7th MAY 2020 - Page 55



BUSINESS
FARMWEEK
FEBRUARY 07 2019
55
Consumers ‘hungry’ for facts about food
T
HE demand for food facts
amongst consumers is on
the rise. This is partially
because we live in an
internet driven world where
we can easily access vast quantities
of
information.
Unfortunately,
however, this has also given rise to
cries of ‘fake news’ and ‘you would
say that wouldn’t you’ cynicism. We
no longer trust ‘experts’ as you can
usually find another expert who will
argue the exact opposite of the first
one!
In 2016, the Food Standards Agency
published its ‘Food Futures Report’,
noting that the public is worried. It
observed: ‘A perceived loss of social
connection with food, a move away
from making food from scratch and
cooking and sharing special meals
together. (They) worried that we
are losing opportunities for cultural
transmission via the food we eat.’
In relation to food production and
retail processes, the report noted
that ‘people felt that as the food
system is becoming more opaque,
consumers are losing connection
with where their food comes from
INDUSTRY
INSIGHT
TRADE TALK
Michael Bell
Executive Director,
Northern Ireland
Food and Drink
Association
and how it gets to their tables’.
The report also discussed food
waste: ‘There was concern that if
we value and connect with food less,
we are more likely to waste it – with
obvious detrimental impact on the
environment and the sustainability of
the food supply.’
Looking to the future, participants
largely expected that market forces
(including the influence of the food
industry and marketing, but also
consumer demand) would result in
a further shift towards convenience
in our relationships with food. Some
participants welcomed this, others
expressed real concern and a sense
of loss.
According to the authors the future
scenarios explored in research
helped to confirm that participants
neither wanted a ‘return to the old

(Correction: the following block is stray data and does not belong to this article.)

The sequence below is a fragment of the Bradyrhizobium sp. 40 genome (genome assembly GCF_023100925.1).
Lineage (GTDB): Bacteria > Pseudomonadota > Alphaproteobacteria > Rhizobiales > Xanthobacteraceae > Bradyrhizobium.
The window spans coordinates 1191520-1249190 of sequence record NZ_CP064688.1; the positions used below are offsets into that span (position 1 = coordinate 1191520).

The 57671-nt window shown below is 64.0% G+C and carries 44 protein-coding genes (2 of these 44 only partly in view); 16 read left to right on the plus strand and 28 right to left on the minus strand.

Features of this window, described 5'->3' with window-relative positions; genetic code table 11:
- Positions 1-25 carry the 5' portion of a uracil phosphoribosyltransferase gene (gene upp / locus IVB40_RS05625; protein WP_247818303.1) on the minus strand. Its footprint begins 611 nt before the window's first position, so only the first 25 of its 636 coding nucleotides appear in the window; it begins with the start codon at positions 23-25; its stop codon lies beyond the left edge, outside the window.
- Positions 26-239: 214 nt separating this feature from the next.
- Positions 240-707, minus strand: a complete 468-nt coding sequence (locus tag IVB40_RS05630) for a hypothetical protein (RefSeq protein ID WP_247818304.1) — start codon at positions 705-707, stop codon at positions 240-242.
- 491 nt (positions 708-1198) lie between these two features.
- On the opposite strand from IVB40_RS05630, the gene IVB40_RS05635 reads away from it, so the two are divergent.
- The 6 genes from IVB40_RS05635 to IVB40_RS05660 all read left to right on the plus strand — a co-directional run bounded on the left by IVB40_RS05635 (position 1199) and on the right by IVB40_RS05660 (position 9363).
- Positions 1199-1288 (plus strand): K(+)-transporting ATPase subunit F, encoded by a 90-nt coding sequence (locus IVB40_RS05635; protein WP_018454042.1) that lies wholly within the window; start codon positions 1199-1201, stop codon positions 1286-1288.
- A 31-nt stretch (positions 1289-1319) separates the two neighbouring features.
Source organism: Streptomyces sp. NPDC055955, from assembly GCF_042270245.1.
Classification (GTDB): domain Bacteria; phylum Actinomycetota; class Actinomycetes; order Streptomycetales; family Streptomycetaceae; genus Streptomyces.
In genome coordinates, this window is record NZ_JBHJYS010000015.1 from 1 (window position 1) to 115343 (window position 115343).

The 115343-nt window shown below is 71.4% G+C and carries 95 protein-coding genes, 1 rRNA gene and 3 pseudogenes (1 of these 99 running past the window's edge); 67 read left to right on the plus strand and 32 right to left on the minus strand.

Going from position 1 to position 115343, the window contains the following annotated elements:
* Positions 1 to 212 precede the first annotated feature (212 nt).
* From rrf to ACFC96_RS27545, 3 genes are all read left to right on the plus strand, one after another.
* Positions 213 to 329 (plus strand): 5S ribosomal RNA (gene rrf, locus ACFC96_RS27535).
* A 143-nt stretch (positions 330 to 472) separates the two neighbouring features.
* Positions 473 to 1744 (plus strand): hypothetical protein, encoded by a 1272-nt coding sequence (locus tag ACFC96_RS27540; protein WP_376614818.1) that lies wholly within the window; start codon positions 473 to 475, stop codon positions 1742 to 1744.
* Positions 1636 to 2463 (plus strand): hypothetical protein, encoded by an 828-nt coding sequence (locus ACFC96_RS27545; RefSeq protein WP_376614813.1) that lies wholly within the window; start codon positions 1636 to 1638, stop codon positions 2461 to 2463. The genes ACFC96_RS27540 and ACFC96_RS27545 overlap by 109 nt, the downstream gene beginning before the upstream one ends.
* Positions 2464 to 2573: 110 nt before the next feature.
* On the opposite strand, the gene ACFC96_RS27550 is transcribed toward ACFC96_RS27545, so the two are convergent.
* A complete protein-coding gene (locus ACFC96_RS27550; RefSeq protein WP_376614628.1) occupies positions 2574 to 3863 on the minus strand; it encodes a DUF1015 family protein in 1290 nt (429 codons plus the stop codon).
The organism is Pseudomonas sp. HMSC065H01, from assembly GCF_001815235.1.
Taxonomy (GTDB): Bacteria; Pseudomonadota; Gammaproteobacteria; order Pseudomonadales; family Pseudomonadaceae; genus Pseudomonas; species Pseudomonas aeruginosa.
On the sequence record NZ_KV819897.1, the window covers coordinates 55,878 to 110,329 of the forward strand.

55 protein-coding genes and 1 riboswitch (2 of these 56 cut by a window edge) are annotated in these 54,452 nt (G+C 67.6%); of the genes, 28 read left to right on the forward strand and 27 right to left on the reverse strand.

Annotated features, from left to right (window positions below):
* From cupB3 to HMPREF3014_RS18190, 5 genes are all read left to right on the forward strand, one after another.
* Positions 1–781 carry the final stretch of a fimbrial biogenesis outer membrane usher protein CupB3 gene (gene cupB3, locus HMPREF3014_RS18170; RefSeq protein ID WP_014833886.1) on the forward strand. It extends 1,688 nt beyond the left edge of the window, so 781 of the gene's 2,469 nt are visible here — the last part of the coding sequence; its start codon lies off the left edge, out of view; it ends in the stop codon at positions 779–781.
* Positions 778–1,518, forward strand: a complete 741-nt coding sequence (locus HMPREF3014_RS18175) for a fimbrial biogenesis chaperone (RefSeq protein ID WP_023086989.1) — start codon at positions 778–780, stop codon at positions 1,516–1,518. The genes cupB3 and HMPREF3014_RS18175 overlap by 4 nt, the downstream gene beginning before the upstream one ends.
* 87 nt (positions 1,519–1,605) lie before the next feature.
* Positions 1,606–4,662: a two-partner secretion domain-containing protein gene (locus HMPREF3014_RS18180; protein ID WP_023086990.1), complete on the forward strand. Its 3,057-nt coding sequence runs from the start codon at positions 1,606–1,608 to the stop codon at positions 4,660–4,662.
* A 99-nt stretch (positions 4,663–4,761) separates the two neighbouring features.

days,’ ie, involving a sacrifice of
convenience, nor a ‘connectionless
future’. They felt it was critical that
as Our Food Future develops, a
careful balance is struck’.
Our industry in general has not
been very good at communicating
with the public. Agriculture doesn’t
talk to the public – it talks to itself.
This can be very damaging. If
we, as an industry, leave a blank
canvas, the extreme groups will
paint imaginary pictures that we
may find difficult to correct. The
proportion of the population that
has never been near a farm, let
alone understand where their food
comes from, rises every year.
The FSA Report revealed a number
of key findings, and the following
themes emerged as participants
considered
the
current
UK
population’s experiences and values
in relation to food:
n A call for balance between
convenience versus connection as
key drivers for how we engage with
food;
n Perceived tension between the
health and quality levels of food
versus the price we pay for it;
n A desire for education,
information and empowerment
around the food we eat; and
n Concerns about who holds the
power which shapes the world we
live in, and who people trust to keep
people’s best interests in mind.
n Discussions touching on
the complexity of global food
networks, or the production
practices that bring food to UK
consumers’ plates, were almost
wholly new to participants when
thinking about the current food
system. Very few had considered
the interdependencies between
the countries or actors within the
system, pressures on the availability
of food, or the link between climate
change and agriculture.
We are working hard to become
more transparent with the public,
What is your current job and
responsibilities?
I am a Ruminant Nutritionist for Fane
Valley Feeds – an animal feed company
in Northern Ireland. I provide technical
support to the Sales Team by assisting
farmers with the nutritional requirements of
their animals. I spend a lot of time on-farm,
assessing animals and their performance,
setting and monitoring animal performance
targets, testing on-farm forages and feeds
and ensuring that diets are balanced to
meet the animal’s requirements as well as
meeting production targets.
What course did you study at CAFRE and
how has it influenced your career?
I studied the HND Agriculture course
from 2003-2006 and it gave me a great
background knowledge of all farming
sectors. In final year I specialised in dairy
production which is the area I have always
been most interested in. I then completed
the B(Sc) Agricultural Technology through
CAFRE in conjunction with Queen’s
University, which studied some areas in
more detail. After this I completed a PhD in
Animal Science investigating the effect of
nutrition on the reproductive performance
of high-yielding Holstein-Friesian dairy
cows. Without my earlier education at
Greenmount I couldn’t have done this.
Greenmount offered
the course I wanted
to do as the HND is
more practical than
some of the other